Titans are War Trains …in spaace !

Train, of war (not in space).

Titans gain a new feat to fulfill the role of a mobile HQ/fortress that befits their name, with the Mobile Forecefield Generator (MFG).
Long story short, a MFG generates a forcefield not unlike that of a POS, roughly 30km in diameter, under which fleet ships can take cover to regroup, repair and reload.

Activating the MFG causes it to burn fuel (most likely stront, racial isotopes or both) for cycles of 5-10 minutes during which the titan can't warp or jump. Add to that a 30' re-activation delay after the MFG is manually de-activated (or runs out of fuel) to make things interesting.
An active MFG disables the titan's Death Ray super-weapon for the duration, and until the end of the subsequent re-activation delay.
To prevent weirdness, forcefields can't overlap: a MFG can only be activated while standing far enough from the closest forcefield (POS or MFG).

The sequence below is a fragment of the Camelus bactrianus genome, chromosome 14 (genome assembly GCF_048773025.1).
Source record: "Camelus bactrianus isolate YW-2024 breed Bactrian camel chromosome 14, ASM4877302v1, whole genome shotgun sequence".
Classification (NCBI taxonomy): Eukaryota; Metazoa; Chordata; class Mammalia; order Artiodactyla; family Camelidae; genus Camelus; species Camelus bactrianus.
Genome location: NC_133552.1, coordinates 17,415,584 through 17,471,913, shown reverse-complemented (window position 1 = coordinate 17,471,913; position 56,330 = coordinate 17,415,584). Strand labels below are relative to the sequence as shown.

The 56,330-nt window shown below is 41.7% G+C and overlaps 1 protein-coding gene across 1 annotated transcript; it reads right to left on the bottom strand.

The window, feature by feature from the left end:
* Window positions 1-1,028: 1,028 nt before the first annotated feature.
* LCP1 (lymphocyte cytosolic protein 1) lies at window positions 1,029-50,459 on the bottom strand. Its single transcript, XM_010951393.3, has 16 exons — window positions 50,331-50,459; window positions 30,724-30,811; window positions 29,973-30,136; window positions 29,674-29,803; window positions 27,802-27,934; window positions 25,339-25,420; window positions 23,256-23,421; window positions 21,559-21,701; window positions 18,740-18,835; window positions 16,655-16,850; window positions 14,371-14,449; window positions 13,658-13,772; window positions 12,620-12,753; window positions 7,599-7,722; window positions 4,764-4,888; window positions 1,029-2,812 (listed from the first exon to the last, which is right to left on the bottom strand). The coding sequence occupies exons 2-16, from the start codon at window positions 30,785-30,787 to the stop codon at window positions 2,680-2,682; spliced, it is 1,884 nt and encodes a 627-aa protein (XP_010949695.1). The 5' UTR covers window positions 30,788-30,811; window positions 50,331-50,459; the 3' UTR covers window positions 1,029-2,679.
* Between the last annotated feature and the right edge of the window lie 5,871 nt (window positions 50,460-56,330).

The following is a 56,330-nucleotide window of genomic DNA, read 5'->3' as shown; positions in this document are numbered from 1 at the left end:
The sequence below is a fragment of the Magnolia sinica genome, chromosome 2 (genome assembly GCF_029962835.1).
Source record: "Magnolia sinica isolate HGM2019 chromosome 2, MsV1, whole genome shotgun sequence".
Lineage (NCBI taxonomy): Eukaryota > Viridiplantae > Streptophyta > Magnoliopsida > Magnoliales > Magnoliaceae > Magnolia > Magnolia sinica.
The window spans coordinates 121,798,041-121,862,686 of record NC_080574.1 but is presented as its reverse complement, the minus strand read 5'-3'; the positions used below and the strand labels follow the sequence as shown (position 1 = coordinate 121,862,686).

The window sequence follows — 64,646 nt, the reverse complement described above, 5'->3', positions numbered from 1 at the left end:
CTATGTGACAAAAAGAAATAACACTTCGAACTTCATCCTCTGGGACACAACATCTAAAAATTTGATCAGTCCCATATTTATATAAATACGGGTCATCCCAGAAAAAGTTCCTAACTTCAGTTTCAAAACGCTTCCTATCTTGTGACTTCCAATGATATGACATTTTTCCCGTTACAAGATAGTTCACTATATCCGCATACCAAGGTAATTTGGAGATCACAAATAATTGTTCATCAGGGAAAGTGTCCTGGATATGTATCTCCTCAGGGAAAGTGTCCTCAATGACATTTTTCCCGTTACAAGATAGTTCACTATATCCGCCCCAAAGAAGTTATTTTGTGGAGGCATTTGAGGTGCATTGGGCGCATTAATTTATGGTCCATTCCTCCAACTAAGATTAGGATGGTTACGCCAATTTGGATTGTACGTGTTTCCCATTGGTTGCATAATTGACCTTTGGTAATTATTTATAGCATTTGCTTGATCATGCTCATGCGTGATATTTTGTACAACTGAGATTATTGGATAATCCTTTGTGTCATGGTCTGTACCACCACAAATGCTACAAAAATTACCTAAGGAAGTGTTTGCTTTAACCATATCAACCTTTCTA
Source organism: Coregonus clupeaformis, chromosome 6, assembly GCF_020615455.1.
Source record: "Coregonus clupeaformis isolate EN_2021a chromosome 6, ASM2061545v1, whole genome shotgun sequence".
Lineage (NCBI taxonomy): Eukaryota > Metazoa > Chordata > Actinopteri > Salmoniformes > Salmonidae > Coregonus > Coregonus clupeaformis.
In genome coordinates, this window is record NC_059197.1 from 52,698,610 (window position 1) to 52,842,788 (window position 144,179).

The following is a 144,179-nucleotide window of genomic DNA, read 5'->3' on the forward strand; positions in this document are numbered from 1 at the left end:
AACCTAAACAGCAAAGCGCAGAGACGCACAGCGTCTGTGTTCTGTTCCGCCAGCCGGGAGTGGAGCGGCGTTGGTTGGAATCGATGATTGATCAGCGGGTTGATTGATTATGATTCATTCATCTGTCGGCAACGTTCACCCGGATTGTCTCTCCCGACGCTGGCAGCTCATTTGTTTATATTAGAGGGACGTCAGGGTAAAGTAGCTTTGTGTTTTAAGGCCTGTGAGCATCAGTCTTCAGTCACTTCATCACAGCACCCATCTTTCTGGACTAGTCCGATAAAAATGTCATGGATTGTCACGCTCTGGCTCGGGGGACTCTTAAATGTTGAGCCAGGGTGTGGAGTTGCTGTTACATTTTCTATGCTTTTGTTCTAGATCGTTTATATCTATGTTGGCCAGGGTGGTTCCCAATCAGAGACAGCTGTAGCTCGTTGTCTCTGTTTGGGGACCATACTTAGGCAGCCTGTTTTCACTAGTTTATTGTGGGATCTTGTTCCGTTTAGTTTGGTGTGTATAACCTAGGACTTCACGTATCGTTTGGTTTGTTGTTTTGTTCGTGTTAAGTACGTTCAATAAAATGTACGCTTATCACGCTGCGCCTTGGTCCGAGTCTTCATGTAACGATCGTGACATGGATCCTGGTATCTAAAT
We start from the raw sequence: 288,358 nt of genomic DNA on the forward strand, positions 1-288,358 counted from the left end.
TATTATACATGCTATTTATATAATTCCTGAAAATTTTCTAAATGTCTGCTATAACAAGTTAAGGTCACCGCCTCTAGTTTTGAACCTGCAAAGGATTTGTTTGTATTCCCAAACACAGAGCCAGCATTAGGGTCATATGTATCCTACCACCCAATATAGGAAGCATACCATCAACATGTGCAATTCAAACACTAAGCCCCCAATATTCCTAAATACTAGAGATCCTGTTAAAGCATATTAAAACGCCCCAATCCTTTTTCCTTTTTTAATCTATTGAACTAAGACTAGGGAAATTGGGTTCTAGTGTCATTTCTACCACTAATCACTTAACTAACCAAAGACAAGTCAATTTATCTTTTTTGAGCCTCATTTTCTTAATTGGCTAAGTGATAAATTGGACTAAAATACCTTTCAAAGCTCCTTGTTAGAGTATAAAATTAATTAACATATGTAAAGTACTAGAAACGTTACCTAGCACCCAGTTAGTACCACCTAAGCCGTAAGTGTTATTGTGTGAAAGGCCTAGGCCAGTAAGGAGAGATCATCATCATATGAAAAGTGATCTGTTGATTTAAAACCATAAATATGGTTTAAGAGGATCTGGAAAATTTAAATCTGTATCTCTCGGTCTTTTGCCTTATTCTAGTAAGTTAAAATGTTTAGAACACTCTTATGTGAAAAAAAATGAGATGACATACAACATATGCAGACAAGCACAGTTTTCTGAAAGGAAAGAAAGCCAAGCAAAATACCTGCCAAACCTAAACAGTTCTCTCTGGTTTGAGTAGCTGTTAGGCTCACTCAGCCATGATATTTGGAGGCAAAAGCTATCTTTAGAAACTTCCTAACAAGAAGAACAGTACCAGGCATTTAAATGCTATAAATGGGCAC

Two possible modes are envisioned for the MFG shielding effect (those are not selectable, only one should make it to TQ after testing):


• Mode A, a.k.a Captain Obvious.
Works roughly like a POS forcefield: everything inside the forcefield, titan included, is invulnerable to any sort of damage, and locking can't cross through the forcefield envelope.
While the MFG is active, the titan's shields and armor are capped to 50% and 70% of their normal hitpoints, respectively. On MFG deactivation (voluntary or as a result of damage), the normal maximum hitpoints are restored, resulting in the MFG titan appearing 'pre-damaged'.
  • Skills:
    The Mobile Forcefield Generation Skill (Science, rank 8) reduces that penalty by 5% per level, resulting at lvl4 in 'only' 30% and 10% 'pre-damage' on shields and armor, respectively.
Porosity: when reduced to 25% or less, the forcefield becomes porous.
At 25% FF shields and below, anything inside it can be locked but benefits from a dual bonus of signature and damage reduction equal to the % of FF shield remaining.
During porous phase, Missiles aimed at targets in the forcefield deal full damage but have a 25%-1% probability to just explode against the forcefield without crossing its membrane (but still deal full damage to the FF, instead of hitting their intended target).